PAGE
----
Floating Labels– with Only CSS

June 01, 2016

Preface–I am not a developer. A designer, born and raised with some front-end experience, with limited JS knowledge, I like to find pure CSS solutions for fun.

Floating labels really took precedence with the launch of Google’s Material Design. They have been widely accepted because of solving the age-old UX argument between multiple form input field solutions.

What is a Floating Label?

A floating label is basically an inline label inside of an input field that floats above of the input box upon interaction. This enables the user to still see what the input field was originally requesting even after they have typed their answer.

Before these floating labels became popular, UX designers went back and forth between inline labels and right/left aligned labels. Inline labels were great for scan-ability and condensing information. But they fell weak after the user interacted with them and could no longer see what the input field was requesting. The floating label combines both of these solutions into an awesome user experience.

How?

There are many ways to incorporate floating labels into your form. This way is CSS only (ofcourse) and it’s actually quite simple. So simple, in fact that you only really need 2-3 css classes.

My basic HTML:

<form>
    <div class="field">
        <input type="text" required />
        <label>Full Name</label>
    </div>
</form>

This first class is mostly optional, the class for your <input> tag:

input {
    font-size: 18px; /* font-size is up to you, not required */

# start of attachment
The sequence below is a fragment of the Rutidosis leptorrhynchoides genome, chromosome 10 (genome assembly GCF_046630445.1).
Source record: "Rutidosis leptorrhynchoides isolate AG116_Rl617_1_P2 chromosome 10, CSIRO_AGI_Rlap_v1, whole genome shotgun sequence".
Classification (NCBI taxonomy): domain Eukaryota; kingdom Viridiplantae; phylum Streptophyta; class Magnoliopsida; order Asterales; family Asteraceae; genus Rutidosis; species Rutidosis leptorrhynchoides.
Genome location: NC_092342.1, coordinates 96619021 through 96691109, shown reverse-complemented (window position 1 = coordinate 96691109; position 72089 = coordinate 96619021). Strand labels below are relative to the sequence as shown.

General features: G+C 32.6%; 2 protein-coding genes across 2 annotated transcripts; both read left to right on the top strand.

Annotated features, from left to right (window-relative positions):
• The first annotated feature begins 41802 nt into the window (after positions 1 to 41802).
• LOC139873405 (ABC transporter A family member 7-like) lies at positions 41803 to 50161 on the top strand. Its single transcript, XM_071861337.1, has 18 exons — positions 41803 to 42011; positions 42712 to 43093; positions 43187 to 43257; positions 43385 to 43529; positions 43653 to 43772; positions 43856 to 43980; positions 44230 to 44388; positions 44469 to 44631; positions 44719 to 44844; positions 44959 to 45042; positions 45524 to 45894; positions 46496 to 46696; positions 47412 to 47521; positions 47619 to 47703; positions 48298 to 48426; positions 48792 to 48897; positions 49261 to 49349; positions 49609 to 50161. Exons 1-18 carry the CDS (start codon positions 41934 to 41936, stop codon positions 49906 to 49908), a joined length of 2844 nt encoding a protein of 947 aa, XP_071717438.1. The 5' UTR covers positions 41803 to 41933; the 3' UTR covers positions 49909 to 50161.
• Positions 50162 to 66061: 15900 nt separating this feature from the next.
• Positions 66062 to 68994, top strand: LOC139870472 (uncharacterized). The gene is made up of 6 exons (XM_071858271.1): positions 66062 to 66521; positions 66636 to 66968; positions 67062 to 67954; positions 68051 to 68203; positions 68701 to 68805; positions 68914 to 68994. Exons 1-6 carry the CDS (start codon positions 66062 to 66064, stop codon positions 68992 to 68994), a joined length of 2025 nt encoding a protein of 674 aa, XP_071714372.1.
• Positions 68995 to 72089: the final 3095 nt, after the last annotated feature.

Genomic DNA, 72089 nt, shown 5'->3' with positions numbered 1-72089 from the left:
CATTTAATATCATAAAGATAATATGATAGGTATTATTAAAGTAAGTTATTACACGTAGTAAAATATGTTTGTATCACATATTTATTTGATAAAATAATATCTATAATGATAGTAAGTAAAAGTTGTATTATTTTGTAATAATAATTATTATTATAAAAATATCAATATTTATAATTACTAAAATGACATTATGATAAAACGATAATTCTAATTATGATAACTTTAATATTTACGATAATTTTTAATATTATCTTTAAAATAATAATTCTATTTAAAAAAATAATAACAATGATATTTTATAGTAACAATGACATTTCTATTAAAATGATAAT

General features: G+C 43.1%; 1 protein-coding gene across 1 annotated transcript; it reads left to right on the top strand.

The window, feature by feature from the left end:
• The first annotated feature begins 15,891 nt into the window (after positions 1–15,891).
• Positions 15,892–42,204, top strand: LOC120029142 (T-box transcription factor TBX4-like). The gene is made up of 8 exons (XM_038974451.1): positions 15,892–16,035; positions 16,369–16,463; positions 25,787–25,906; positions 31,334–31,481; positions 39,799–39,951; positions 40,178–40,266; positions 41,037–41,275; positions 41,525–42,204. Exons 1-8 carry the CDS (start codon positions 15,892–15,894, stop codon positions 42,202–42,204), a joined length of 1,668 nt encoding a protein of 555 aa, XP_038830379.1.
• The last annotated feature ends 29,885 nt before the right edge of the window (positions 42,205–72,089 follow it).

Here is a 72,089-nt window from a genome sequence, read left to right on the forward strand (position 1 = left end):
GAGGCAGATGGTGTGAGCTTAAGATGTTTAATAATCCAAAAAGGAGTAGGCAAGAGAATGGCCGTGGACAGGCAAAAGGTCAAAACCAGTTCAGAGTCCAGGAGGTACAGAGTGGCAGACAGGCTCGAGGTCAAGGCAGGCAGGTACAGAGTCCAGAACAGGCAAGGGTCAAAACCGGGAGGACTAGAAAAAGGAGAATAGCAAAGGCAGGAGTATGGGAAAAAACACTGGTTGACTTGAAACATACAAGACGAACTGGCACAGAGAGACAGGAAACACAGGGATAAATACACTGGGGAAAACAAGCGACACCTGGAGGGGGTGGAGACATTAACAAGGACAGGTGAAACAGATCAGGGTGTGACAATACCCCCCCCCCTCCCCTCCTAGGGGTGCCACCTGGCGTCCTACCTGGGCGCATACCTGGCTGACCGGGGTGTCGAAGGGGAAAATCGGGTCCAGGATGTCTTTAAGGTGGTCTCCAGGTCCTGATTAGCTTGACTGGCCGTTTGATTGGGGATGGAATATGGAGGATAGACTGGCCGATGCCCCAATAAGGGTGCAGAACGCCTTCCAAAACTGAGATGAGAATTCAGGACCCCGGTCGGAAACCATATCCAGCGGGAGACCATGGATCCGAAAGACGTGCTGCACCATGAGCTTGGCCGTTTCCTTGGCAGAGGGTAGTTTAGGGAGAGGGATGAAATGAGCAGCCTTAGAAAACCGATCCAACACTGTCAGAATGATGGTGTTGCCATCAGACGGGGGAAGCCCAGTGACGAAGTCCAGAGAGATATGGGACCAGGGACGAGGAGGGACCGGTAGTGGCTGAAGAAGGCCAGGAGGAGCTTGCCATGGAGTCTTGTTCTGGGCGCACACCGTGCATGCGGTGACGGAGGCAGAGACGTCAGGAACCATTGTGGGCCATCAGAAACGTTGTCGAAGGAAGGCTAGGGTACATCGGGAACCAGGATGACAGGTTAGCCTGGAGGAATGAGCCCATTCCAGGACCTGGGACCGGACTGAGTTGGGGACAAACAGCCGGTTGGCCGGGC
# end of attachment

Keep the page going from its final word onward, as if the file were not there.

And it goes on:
padding: 10px;   /* padding is up to you */
    display: block;  /* just to make sure display is block */
    width: 100%;     /* width is up to you */
}

The second class determines how your <label> will look prior to user interaction:

label {
    font-size: 18px;      /* up to you, I matched the  style */
    font-weight: normal;  /* up to you, not required */
    position: absolute; /* allows text to be moved freely moved */
    left: 10px;           /* determines space to left of label */
    top: 13px;            /* determines space above label */
    pointer-events: none; /* enables click through on label */
    transition: 0.2s ease all;        /* determines animation during */
    -moz-transition: 0.2s ease all;      /* user interaction */
    -webkit-transition:0.2s ease all;
}

The third and final class is just styling how the <label> will change upon user interaction:

input:focus ~ label, input:valid ~ label {
    top: -20px;        /* where the label goes upon interaction */
    font-size: 14px;   /* font-size change on interaction */
}

If you have more than a single field, be sure to wrap the <input> and <label> in a relative positioned <div/> so that each label and input stay together.

And you're done! Yay!

Below are some codepens that I put together to help you. The first one listed is a super basic example using the same 3 styles that I described above. The second is an example of how you can fit floating labels into your design.

Enjoy!